17. 17. in lab glassware. Stored material that is not properly labeled can be discarded without warning. 4.2. ARRANGEMENT OF EQUIPMENT AND CHEMICALS Laboratory equipment and chemicals are sent to schools in accordance with the curriculum demand. They are part of the essentials to fulfill the specific objectives of each portion in the course. Hence, they have to be used at the right time. The timely use of these materials however, can only be possible if there is a systematic approach to their arrangement and storage in the laboratory. Keeping materials according to their use and nature is time saving and is essential for safety and guarantees their prolonged use. 1. ARRANGING AND STORING EQUIPMENT  Materials having similar and related functions are kept together or in adjacent shelves. For example, Microscopes, Microscopic Slides, Cavity Slides, Cover Slides and Magnifying lenses should be placed together or should take adjacent shelves. Similarly, materials used for dissection such as scissors, needles, forceps, razors, etc. should have their own separate places.  It is always preferable to have closed storage space. When equipment and supplies are stored in closed cabinets, they are not exposed to dust, fumes or fluctuations in humidity and temperature.  Microscopes can be stored and easily counted in a cabinet made up of individual sections. This type of storage cabinet reduces the change for tumbling or knocking of the microscopes.  The wooden slide box, which is available in most of the schools, has to be effectively used for storing prepared slides. All the slides contained in the sections of the slide box should be indicated by writing on the corresponding serially arranged lines, printed on the inner surface of the slide box covering.  Once equipment is arranged, the specific place for each item should be indicated by labeling. If the materials are kept in cabinets and shelves with glass covers, the printed labels could be attached to the inner surface of the glass cover. However, if the containers have opaque covering, the printed labels should be placed on the outer surface of the covering and may be protected by a layer of transparent plastic sheeting.  After moving equipment from its place for actual use, return it immediately to its specific (labeled) place. Do not leave apparatus out after use!  Manage and use the Laboratory instruments and equipment according to their nature. 17 Prepared By: Chala Dandessa Debela, JTC November 2013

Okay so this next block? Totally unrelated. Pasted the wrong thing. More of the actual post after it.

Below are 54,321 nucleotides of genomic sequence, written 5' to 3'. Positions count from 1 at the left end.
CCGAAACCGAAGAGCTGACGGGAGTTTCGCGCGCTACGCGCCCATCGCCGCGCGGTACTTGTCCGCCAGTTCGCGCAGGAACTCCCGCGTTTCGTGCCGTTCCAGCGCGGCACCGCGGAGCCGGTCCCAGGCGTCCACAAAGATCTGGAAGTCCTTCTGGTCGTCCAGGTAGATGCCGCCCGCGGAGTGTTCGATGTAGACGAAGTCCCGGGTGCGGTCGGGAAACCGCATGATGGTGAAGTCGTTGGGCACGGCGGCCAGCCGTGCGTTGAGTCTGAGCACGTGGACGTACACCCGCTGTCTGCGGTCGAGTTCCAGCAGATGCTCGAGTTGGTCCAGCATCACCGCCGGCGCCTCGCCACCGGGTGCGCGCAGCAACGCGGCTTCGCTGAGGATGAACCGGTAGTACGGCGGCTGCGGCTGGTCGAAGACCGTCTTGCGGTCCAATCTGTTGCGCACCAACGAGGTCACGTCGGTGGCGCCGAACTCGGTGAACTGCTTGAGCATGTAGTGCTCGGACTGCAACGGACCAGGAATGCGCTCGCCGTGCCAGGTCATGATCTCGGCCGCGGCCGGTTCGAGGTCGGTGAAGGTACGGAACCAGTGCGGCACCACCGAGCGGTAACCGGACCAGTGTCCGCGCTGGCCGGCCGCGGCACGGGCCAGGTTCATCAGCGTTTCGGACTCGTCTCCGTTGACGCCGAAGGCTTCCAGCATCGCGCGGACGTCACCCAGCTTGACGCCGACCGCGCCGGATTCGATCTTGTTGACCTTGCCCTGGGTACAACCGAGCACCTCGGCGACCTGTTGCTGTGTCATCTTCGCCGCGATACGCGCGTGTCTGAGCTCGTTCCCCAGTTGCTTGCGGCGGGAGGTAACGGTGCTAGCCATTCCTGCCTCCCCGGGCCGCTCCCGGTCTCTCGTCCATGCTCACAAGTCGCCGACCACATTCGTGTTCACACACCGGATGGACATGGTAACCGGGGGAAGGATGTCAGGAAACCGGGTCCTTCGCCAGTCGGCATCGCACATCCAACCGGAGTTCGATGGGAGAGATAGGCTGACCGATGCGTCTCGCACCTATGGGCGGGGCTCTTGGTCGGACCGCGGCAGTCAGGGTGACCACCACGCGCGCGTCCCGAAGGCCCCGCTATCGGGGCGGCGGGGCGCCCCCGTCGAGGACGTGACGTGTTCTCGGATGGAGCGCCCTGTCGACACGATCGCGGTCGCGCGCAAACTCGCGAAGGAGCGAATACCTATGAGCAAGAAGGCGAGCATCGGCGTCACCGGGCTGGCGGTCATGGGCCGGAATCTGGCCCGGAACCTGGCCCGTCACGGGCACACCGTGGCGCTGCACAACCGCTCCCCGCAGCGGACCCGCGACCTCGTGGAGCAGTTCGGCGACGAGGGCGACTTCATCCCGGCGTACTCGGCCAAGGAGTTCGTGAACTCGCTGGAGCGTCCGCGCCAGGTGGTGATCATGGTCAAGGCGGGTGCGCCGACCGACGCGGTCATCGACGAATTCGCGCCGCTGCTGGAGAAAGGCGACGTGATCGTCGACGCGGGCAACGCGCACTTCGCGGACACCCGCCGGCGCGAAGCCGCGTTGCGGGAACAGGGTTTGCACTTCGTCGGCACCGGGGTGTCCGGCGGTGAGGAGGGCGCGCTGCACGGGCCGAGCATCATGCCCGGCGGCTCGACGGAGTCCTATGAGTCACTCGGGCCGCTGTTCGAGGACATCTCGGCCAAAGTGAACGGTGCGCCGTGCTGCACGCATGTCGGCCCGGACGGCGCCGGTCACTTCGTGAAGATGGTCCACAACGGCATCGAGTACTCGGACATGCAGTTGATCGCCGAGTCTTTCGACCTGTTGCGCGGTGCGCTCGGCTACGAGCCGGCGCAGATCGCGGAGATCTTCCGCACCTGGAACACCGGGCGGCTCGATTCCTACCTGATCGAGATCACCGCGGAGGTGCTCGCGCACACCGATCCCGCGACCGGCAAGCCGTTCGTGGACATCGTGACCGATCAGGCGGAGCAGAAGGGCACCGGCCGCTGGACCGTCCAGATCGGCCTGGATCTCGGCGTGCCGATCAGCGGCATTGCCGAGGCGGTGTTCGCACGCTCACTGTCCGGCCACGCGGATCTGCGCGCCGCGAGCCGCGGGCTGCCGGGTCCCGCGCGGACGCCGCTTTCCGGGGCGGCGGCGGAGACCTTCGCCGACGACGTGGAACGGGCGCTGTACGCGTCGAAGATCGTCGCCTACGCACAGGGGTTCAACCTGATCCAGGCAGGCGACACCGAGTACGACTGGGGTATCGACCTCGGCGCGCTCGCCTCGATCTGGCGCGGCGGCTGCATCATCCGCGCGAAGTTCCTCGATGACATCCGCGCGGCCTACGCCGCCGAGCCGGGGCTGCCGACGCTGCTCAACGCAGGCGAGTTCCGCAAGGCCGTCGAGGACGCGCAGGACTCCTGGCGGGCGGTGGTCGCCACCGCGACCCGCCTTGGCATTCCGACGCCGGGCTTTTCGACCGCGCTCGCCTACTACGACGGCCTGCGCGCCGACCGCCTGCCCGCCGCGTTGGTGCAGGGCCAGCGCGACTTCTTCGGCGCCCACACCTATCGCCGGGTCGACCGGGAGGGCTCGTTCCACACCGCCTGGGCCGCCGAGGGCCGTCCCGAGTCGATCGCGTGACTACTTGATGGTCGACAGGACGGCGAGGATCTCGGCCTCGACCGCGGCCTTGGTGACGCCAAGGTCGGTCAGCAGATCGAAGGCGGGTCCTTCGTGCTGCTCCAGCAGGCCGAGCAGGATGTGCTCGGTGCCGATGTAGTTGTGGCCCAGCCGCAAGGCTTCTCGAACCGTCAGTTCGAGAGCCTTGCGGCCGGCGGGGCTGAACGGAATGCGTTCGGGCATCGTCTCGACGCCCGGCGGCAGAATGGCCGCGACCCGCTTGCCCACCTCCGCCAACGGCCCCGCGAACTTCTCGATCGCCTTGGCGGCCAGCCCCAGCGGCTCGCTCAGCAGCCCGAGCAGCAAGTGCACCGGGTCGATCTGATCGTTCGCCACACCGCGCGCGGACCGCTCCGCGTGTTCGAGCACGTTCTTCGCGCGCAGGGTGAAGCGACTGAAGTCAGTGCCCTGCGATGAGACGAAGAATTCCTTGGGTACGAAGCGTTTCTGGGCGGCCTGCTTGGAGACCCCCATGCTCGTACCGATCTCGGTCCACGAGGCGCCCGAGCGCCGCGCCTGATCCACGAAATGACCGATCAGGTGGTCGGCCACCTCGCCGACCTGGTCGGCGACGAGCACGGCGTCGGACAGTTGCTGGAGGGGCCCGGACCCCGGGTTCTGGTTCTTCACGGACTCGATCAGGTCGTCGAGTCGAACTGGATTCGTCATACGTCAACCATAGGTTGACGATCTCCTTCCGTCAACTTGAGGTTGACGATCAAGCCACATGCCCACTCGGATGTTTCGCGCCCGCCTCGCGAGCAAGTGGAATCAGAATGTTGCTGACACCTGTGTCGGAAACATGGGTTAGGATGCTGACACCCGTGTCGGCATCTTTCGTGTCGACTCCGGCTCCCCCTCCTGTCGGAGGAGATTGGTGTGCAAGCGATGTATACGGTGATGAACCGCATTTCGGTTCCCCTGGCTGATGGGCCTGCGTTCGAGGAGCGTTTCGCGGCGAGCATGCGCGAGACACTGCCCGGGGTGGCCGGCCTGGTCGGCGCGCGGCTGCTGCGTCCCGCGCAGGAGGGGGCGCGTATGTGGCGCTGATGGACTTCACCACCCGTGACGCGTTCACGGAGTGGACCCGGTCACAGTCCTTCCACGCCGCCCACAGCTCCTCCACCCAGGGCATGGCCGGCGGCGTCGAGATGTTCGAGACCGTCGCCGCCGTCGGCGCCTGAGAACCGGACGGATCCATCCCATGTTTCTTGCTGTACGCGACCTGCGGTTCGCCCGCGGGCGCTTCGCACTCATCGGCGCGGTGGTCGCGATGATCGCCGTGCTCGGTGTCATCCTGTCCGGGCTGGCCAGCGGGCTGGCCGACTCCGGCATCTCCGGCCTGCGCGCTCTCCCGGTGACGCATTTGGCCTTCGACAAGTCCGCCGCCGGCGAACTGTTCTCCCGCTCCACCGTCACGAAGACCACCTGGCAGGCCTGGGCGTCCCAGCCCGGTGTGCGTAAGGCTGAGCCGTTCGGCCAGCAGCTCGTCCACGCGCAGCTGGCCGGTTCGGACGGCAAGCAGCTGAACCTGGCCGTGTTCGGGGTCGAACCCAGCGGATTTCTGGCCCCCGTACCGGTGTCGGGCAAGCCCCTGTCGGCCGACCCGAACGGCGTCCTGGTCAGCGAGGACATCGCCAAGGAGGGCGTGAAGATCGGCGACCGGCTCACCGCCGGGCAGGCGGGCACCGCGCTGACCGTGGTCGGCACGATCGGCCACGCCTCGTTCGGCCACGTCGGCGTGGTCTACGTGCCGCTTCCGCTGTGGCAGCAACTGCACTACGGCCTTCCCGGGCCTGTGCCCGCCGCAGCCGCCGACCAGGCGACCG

18. 18.  Analytical Equipment: The Laboratory has basic lab equipment such as scales, microscopes, magnetic stirrers, centrifuges, water baths, etc. The user must know the equipment function, operation, care and maintenance. If not, the user must request help from the Lab Assistant.  Any equipment or instrument used should be returned clean and in good shape.  Some instruments such as the gas chromatographs, the lyophylizer, and the spectrophotometer, are of limited use and are to be used only by persons who have previous experience with them.  Refrigerators and freezers:  The refrigerators and freezers are used to store samples and reagents. They are not allowed for food storage.  The user should ask the Lab Assistant for assigning space in them.  If the refrigerators and freezers are intended to be used only during the researcher’s stay at the Station, any stored material must be clearly labeled with the following information: Researcher’s name  Project name  Content (Name of the reagent, sample, etc.)  Preparation date  Expiration date (if applicable)  Date in which it will be taken out of the refrigerator or freezer  If anybody needs to keep things in refrigerators and freezers after leaving the station, the Lab Assistant must be informed.  Regularly, the lab personnel will review the contents of refrigerators and freezers. If there objects that do not contain the above information, if the owner is not at the station any more, or if the storing date has expired, they will be disposed.  When using an oven, temperature should be checked periodically as a safety measure for fire.After using it, the oven should be turned off and cleaned. 18 Prepared By: Chala Dandessa Debela, JTC November 2013